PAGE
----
Corn Market Struggles to Find Equilibrium

September 23, 2011 07:00 PM
 

 Maybe this is a good time for U.S. corn and soybean producers to sit back on reflect. It’s a chance to take a noble attitude.

After all, the nearly $1.00 drop in corn futures this week is good news for the nation’s livestock feeders and other end users of corn and soybeans, says Jerry Gulke, president of the Gulke Group.

Click to hear the full Gulke interview

"It’s indicative of markets. When they end, they end," he says. "I think a lot of people got complacent and thought, well, this is just another pullback. But a pullback in March and a pullback in June is a lot different than a pullback before I start harvesting my corn an d soybeans. It’s a whole different world."

The reason for this sharp downturn the past two weeks is a simple economic equation. It’s about supply and demand. The rally up the past few months was not necessarily due to increased demand, he says. It had to do with a short supply and the rally brought the market back into equilibrium by getting high enough prices that demand was cut.

Click for After Price Plunge, Expect Upswing.

"It’s just the way it works. You want to have a balanced equation to where everybody is happy. We were really happy at $7.00/bu. corn, but the guy that was using my stuff says ‘I can’t do this anymore. There’s not going to be a cow left. There isn’t going to be a hog left if we keep doing this.’ We came back to some sense of reasoning."

Beyond the perceived nobility of the situation, this give pork producers some breathing room on their input costs, Gulke says. On the ethanol side, it takes away some of  the fear that the government would take away the ethanol blenders tax credit.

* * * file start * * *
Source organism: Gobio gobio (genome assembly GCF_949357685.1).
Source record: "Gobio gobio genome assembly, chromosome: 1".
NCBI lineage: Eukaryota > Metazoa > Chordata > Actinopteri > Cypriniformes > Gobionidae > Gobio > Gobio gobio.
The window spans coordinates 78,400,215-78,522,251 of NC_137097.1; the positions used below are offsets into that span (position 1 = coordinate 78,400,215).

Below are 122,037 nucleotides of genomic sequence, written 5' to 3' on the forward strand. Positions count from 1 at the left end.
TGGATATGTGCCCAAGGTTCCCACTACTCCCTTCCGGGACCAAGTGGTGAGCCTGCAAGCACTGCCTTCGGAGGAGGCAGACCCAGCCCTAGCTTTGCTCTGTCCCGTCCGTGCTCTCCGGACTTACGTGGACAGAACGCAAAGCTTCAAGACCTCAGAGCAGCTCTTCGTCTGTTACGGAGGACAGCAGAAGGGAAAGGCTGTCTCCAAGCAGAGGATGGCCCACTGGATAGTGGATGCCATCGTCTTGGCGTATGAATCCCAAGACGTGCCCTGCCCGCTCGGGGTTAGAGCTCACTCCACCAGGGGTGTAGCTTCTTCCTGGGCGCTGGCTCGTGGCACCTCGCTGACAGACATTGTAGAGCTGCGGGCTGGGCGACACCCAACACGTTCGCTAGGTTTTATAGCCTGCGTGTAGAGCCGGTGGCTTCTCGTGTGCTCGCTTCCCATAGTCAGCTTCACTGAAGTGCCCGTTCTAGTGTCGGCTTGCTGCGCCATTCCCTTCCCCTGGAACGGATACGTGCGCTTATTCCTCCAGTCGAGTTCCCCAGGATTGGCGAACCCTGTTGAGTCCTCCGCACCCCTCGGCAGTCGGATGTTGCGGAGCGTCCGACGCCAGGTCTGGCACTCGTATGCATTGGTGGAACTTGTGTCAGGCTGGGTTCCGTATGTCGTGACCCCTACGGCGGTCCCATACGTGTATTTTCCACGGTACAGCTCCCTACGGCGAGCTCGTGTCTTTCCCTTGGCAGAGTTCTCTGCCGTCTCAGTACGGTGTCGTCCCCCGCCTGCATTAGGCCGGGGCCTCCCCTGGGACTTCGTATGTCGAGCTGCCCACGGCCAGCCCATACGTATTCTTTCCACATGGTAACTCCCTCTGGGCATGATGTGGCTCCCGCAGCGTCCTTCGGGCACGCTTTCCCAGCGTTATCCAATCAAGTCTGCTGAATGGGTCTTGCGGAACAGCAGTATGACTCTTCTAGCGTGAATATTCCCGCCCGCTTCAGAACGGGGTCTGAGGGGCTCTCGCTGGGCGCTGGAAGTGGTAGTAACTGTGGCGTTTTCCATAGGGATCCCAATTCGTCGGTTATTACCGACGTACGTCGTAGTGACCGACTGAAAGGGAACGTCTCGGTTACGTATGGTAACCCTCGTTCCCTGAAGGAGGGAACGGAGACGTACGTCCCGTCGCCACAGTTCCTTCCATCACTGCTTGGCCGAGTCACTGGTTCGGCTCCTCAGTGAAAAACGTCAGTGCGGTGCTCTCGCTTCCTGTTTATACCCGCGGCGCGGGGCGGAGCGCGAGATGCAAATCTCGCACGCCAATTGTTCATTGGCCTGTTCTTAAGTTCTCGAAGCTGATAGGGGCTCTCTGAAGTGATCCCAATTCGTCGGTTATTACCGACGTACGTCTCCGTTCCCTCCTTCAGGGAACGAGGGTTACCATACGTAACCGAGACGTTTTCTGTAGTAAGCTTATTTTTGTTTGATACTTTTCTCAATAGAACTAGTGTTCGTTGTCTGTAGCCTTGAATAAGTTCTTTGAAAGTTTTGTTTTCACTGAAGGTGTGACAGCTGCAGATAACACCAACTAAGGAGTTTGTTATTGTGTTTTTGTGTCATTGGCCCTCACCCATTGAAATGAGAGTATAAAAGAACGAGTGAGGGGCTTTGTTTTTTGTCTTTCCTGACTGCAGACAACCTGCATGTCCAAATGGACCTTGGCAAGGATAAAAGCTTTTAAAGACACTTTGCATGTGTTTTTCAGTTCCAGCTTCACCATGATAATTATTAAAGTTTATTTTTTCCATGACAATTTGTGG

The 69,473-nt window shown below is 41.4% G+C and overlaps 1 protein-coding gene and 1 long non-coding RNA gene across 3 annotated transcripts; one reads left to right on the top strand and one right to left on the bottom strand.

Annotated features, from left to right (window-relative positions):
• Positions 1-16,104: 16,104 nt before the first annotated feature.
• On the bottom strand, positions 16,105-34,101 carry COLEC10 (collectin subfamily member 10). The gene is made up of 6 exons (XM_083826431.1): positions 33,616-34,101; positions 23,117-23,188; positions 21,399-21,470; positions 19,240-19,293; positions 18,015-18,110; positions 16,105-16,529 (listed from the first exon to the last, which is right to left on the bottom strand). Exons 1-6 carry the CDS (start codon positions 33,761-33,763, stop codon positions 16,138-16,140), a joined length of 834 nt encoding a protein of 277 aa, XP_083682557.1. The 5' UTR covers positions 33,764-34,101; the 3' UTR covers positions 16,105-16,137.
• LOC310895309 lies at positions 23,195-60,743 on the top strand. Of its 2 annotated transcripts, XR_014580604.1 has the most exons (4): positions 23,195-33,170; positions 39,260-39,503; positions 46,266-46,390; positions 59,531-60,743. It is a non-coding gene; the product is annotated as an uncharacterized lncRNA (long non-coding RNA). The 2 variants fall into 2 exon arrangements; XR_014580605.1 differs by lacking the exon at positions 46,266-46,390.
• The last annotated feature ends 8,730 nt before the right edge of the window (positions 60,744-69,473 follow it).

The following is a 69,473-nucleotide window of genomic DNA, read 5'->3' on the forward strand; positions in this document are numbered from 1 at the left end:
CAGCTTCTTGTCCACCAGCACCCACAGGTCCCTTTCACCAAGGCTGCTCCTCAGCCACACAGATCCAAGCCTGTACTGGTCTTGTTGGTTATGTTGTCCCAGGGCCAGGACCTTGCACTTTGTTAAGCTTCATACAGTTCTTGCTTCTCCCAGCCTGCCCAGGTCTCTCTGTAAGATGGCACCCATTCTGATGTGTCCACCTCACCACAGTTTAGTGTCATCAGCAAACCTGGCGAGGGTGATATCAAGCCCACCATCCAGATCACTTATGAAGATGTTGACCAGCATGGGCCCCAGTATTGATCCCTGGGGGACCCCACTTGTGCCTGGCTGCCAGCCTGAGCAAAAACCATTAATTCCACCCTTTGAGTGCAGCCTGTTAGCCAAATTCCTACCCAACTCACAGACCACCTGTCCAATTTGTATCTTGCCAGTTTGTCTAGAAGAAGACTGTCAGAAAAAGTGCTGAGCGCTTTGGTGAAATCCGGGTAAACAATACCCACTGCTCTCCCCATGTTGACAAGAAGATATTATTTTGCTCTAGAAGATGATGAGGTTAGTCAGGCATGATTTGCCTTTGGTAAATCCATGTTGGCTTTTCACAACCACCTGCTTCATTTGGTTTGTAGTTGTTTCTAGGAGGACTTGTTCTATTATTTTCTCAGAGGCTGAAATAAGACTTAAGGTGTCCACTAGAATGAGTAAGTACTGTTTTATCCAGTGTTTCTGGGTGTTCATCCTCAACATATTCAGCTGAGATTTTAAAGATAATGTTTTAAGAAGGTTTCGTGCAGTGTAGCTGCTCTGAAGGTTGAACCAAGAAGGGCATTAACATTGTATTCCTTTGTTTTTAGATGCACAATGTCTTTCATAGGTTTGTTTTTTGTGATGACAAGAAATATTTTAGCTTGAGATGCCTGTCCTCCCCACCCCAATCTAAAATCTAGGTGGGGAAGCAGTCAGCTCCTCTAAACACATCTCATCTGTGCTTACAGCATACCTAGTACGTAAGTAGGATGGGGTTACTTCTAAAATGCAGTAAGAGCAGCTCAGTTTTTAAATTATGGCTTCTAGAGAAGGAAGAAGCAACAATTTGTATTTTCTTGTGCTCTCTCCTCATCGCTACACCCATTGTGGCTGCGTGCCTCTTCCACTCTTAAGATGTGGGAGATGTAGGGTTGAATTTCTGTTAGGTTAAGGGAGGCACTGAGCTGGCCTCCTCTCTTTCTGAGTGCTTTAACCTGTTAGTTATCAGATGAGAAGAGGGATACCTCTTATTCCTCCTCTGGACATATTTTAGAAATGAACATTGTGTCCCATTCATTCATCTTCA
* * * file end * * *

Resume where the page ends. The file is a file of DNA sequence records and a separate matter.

Regardless, this recent crash in the commodity markets means producers who sold corn ahead of time are sitting in a pretty good position.  This is particularly so considering that the corn yield reports the Gulke Group is hearing are coming in better than many people believed.

"We have the potential of losing a whole year’s gains in beans because the bean crop looks like it’s better. In corn, there are a lot of reports coming in better than we thought."

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Anonymous
9/26/2011 09:36 AM
 

  We are our own problem. I have an idea. Let corn stay at $8.00 AND have the price of cattle and hogs go up. We have the cheapest food in the world and yet are scared to death to let the farmers make a decent profit!

 
 
Anonymous
9/26/2011 09:36 AM
 

  We are our own problem. I have an idea. Let corn stay at $8.00 AND have the price of cattle and hogs go up. We have the cheapest food in the world and yet are scared to death to let the farmers make a decent profit!

 
 
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